By Kevin Buckland, Shigeki Nozawa, & Kazumi Miura
When the Bank of Japan unexpectedly announced negative interest-rate policies in January, the first thing Tomomi Sato did was withdraw a 10th of the money in her bank account and stash it at home.
“It made me think of bank runs and shutdowns like I’ve heard there were in the past,” said the 30-something assistant to manga comic artists, who commutes for two hours from a small apartment in Tokyo’s suburbs. “Eventually, I feel like they’ll start charging me to keep my money there. When I think about that, I begin to worry.”
Sato is emblematic of a challenge facing the central bank that rates below zero only deepened: average Japanese aren’t feeling the benefits of more than three years of extraordinary monetary stimulus, and cash withdrawals suggest they are losing faith. About 40 trillion yen ($360 billion) has piled up in homes across Japan, according to a Dai-ichi Life Research Institute estimate -- equivalent to about 8 percent of gross domestic product. That’s money banks could be lending on or using to buy bonds.
“So long as Japan has what can broadly be categorized as a zero interest-rate policy, the amount will continue to grow,” said Hideo Kumano, the Tokyo-based chief economist at Dai-ichi Life and a former BOJ official. “What it means for 40 trillion yen to be sleeping under mattresses is that the deflationary mindset is deeply rooted, and Japanese have become hyper-sensitive to risk.”
Both BOJ Governor Haruhiko Kuroda and Prime Minister Shinzo Abe have highlighted the need to reinvigorate inflation expectations to spur consumption and investment. Meeting those goals has been complicated by an almost 20 percent plunge in Japanese stocks over the past year. Negative yields on Japanese government bonds maturing in up to a decade have also spurred the Ministry of Finance to cancel a string of sales aimed at retail investors.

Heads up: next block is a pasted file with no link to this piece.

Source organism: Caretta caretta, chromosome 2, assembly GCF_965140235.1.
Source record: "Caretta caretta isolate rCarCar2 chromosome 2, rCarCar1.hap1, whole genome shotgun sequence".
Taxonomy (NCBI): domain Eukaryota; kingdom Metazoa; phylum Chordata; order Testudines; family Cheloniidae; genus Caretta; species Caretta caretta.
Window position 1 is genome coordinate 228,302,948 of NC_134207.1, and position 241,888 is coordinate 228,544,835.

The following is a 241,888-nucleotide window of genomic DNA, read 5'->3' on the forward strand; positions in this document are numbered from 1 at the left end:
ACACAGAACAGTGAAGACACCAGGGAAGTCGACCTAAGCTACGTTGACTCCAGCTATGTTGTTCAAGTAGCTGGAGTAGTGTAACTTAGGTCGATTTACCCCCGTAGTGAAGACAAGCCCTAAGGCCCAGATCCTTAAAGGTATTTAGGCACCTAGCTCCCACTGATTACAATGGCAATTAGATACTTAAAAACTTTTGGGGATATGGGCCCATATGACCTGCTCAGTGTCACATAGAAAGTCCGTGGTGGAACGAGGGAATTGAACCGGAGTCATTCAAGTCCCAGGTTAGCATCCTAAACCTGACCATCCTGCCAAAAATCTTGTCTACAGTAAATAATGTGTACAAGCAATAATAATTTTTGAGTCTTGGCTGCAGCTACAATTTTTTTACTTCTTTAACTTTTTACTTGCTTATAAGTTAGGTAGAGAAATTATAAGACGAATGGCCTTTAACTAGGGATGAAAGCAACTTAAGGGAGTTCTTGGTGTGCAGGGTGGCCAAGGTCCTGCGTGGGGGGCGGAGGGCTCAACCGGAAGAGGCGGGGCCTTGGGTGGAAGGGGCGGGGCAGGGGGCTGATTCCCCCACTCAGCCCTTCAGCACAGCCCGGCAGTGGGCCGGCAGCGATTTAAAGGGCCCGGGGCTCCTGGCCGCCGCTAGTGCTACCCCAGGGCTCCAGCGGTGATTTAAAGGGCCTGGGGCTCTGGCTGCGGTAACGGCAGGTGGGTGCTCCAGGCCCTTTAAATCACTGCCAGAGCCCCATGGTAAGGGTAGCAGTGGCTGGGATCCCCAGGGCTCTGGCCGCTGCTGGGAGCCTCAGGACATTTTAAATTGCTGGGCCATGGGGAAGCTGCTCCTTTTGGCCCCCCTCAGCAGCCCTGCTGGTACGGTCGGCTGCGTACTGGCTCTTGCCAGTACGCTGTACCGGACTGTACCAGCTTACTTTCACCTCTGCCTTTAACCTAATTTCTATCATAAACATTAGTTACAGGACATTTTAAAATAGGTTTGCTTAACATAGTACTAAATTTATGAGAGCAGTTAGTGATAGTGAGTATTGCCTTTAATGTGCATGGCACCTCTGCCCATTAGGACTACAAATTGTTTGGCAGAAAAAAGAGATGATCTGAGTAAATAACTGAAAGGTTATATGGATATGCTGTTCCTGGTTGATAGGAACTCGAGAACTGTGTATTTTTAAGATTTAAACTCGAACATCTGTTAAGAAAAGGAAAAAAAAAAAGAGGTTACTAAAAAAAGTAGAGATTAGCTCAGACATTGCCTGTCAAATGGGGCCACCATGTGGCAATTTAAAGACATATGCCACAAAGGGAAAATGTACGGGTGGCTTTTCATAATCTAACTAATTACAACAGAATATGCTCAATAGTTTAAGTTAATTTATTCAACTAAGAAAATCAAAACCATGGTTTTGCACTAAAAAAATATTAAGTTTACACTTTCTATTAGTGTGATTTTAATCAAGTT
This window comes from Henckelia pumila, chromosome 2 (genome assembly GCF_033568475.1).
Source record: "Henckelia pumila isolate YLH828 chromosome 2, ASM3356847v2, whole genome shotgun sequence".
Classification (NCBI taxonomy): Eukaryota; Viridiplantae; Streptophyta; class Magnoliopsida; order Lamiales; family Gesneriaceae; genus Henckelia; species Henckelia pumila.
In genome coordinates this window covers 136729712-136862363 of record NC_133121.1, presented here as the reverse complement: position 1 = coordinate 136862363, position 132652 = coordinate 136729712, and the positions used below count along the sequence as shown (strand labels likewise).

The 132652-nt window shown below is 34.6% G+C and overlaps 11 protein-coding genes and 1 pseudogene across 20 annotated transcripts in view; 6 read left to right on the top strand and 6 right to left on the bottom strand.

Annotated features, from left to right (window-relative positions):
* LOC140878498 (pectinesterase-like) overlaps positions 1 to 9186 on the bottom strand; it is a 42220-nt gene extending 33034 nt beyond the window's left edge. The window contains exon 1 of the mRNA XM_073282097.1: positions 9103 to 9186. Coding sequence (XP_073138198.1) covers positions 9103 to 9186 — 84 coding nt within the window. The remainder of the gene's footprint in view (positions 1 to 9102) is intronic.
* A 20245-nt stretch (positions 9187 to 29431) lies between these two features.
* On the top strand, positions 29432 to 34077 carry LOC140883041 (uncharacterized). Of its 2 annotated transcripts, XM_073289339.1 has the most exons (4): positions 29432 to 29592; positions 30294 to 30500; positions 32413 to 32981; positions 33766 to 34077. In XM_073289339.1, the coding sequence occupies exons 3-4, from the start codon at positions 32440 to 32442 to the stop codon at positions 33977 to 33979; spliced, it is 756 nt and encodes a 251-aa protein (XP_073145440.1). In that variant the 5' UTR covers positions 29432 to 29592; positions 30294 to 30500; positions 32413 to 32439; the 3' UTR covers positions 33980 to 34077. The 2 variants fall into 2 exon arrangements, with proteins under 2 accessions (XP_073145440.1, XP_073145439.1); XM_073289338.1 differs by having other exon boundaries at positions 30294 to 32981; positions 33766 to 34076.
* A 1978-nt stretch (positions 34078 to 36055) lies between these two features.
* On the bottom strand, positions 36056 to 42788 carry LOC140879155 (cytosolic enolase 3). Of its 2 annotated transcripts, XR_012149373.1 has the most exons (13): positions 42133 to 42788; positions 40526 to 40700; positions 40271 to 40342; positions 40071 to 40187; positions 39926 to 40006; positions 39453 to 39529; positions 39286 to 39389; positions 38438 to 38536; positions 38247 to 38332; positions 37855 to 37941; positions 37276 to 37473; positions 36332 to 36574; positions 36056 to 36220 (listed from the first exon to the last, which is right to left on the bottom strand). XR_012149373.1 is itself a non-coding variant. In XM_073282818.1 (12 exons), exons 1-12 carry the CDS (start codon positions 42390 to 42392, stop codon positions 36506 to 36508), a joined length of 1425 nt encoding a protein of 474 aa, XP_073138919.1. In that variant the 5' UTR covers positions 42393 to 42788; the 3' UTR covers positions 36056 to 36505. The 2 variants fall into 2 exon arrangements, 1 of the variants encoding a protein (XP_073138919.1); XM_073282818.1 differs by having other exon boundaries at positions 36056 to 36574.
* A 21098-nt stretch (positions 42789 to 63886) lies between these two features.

Financially, there’s little that separates the futon from a savings account that pays 0.001 percent annual interest. And perceptions that a negative deposit rate could become a tax on savers has exacerbated the migration of funds. Sales of safes in March were the highest in government data going back five years, and paper money exceeded coins in circulation by the most last month in BOJ figures to 1970.
The benchmark 10-year JGB yield has declined 38.5 basis points this year to minus 0.115 percent as of Tuesday in Tokyo. The Ministry of Finance’s sale two-year notes on Tuesday generated a bid-to-cover ratio of 5.52, the highest since December 2014.
BOJ Deputy Governor Hiroshi Nakaso said this month officials need to better explain the decision to adopt a negative deposit rate, amid some harsher criticism than the central bank had expected.
The monetary authority’s website began carrying a statement in March aimed at the layman entitled “Understand Negative Rates in 5 Minutes” -- a Socratic dialogue between a hypothetical questioner and a central bank representative. Asked if negative rates would be bad for consumption, the representative says, “If you’d put 1 million yen in the bank for a year, you would have got 200 yen in interest. Now, it’s 10 yen. This isn’t enough to damage consumption, now, is it?”
Household spending dropped again in April after recording a 5.3 percent slump in March, the most in a year. The proportion of people expecting prices to be higher in a year from now shrank to the lowest in three years in the quarter, according to a BOJsurvey.
While policy makers had some initial success in stoking inflation toward their 2 percent target, consumer prices have been stagnant for more than a year. Monetary stimulus has also failed to ignite wage pressure, with average cash earnings never rising as much as 1 percent in any month since 1997.
“I can’t picture that the economy is getting any better,” the manga assistant Sato said. “Abenomics feels like it’s becoming more and more a word of the past.”